On November 16, the U.S. Department of Education announced draft regulations on Title IX that will make it harder for campus sexual assault victims to seek justice. In a new Medium post, Terri Poore, Policy Director for RALIANCE, argues that in the face of neglect from the Department, colleges and universities still have a responsibility to their students to uphold strong protections against sexual violence.
She wrote, “Even as the Department of Education turns its back on Title IX, the law remains unequivocal: educational institutions have a responsibility to prevent the things that create hostile environments, including sexual violence. This is why it’s important that our schools continue to treat campus sexual assault with the seriousness it deserves.”
A discussion on the ways that non-disclosure agreements (NDAs) can support the needs and choices of survivors.
By Terri Poore, Policy Director at National Alliance to End Sexual Violence
During last month’s National Sexual Assault Conference, I joined Maya Raghu of the National Women’s Law Center in presenting a RALIANCE workshop about state and federal legislative responses to the #MeToo movement. One important issue that we discussed was non-disclosure agreements (NDAs).
Outlawing non-disclosure agreements was one of the first policy ideas to pop up in the wake of allegations against Harvey Weinstein. In some ways, it seems like an obvious solution—NDAs can keep employers from detecting serial offenders and can keep survivors silent about their experiences. No one wants that!
At the same time, a cornerstone of our work as survivor advocates is helping survivors seek healing and justice on their own terms. After all, healing and justice look different for each person. For example, some survivors may want an NDA to shield themselves from career impacts or receive financial support for therapy and recovery.
As is often true when we’re trying to address and prevent sexual assault, the solution would have to be more complex than simply making NDAs illegal. At our workshop, we talked about some general guidelines for state and federal policy makers seeking to regulate the use of NDAs. Here are some ways that NDAs can support the needs and choices of survivors:
1. Restore power to survivors by prohibiting employers from requiring employees to sign:
– NDAs as a condition of employment, compensation, benefits or change in employment status or contractual relationship;
– NDAs as a prerequisite to reporting and/or investigating workplace harassment or discrimination; and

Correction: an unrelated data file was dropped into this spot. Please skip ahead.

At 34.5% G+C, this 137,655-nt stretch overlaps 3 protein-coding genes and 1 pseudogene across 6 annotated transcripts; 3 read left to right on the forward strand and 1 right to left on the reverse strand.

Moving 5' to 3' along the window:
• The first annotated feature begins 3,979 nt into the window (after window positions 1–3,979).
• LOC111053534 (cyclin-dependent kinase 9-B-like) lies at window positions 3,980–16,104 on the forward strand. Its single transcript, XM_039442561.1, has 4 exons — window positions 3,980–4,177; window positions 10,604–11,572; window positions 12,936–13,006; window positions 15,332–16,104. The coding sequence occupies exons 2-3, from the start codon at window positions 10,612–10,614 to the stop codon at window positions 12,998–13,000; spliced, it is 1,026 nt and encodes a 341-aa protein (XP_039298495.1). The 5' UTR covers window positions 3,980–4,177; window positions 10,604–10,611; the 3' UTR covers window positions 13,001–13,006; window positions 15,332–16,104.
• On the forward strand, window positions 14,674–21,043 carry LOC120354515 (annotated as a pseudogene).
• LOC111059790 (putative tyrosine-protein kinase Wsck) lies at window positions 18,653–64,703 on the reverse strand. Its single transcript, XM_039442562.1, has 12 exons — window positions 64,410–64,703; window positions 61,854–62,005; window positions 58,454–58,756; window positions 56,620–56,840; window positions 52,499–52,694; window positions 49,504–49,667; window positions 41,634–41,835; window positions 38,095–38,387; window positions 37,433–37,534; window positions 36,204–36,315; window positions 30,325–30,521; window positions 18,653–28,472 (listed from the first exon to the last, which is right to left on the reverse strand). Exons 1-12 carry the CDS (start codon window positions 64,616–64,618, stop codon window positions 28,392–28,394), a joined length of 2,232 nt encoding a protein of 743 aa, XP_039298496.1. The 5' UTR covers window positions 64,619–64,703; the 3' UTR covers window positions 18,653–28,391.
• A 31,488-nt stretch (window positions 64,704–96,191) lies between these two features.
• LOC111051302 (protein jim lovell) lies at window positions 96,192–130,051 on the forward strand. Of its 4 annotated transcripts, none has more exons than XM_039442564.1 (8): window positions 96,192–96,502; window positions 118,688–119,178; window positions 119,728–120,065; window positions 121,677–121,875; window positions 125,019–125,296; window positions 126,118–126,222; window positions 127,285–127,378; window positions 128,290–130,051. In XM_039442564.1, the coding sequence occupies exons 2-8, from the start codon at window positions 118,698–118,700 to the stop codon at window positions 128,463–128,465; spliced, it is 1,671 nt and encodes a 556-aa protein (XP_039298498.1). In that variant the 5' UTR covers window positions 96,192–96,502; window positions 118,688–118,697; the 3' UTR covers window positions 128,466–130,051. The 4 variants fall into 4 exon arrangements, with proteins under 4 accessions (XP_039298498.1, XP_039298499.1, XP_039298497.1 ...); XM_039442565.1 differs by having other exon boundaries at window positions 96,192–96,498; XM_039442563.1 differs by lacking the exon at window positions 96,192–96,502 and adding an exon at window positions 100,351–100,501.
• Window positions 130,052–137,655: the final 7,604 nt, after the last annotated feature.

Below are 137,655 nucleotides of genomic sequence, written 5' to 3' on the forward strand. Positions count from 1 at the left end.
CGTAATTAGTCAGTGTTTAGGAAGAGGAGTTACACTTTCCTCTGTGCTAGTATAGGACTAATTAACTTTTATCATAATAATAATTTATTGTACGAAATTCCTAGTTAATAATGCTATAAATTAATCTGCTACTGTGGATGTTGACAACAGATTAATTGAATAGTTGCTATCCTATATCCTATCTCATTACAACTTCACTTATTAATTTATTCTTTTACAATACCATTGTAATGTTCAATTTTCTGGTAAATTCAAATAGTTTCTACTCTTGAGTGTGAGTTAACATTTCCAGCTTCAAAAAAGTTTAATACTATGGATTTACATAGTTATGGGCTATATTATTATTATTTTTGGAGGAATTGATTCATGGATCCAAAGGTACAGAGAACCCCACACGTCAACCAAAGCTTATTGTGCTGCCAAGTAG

– NDAs that are a mandatory condition of settlement.
2. Require documentation and/or a finding when a survivor signs an NDA that they are doing so voluntarily with meaningful access to legal advice, not under pressure or coercion.
3. Require employers to ensure confidentiality throughout the reporting and investigation process rather than compel employees to sign an NDA as a prerequisite to reporting and/or investigating.
4. Require that NDAs signed during separation or settlement agreements shall not restrict the individual who made the claim from:
– Lodging a complaint of sexual harassment committed by any person with any local, state or federal agency;
– Testifying or participating in any manner with an investigation related to a claim of sexual harassment conducted by any local, state or federal agency;
– Complying with a valid request for discovery or testimony related to litigation alleging sexual harassment;
– Exercising any right the individual may have pursuant to state or federal labor relations laws to engage in activities for the purposes of collective bargaining or mutual aid and protection;
– Waiving any rights or claims that may arise after the date the settlement agreement is executed.
5. Address the enforceable scope of NDAs with unambiguous language regarding the consequences for employers who attempt to enact provisions of NDAs that are inconsistent with federal or state law and/or regulations.
6. Address a broader context for protection from unfair NDAs by using “workplace harassment and discrimination, which includes sexual harassment,” instead of “sexual harassment.”
“This past week has been very painful for survivors..”
RALIANCE Advocacy Director Ebony Tucker issued the following statement following the testimony before the Senate Judiciary Committee hearing regarding allegations of sexual assault made against Judge Brett M. Kavanaugh.
In the shift from #MeToo to Time’s Up, movement leaders are strategically framing sexual violence as a social and cultural problem, rather than an individual problem. Doing so helps people think about the broad range of actions we can take to systemically prevent sexual violence. …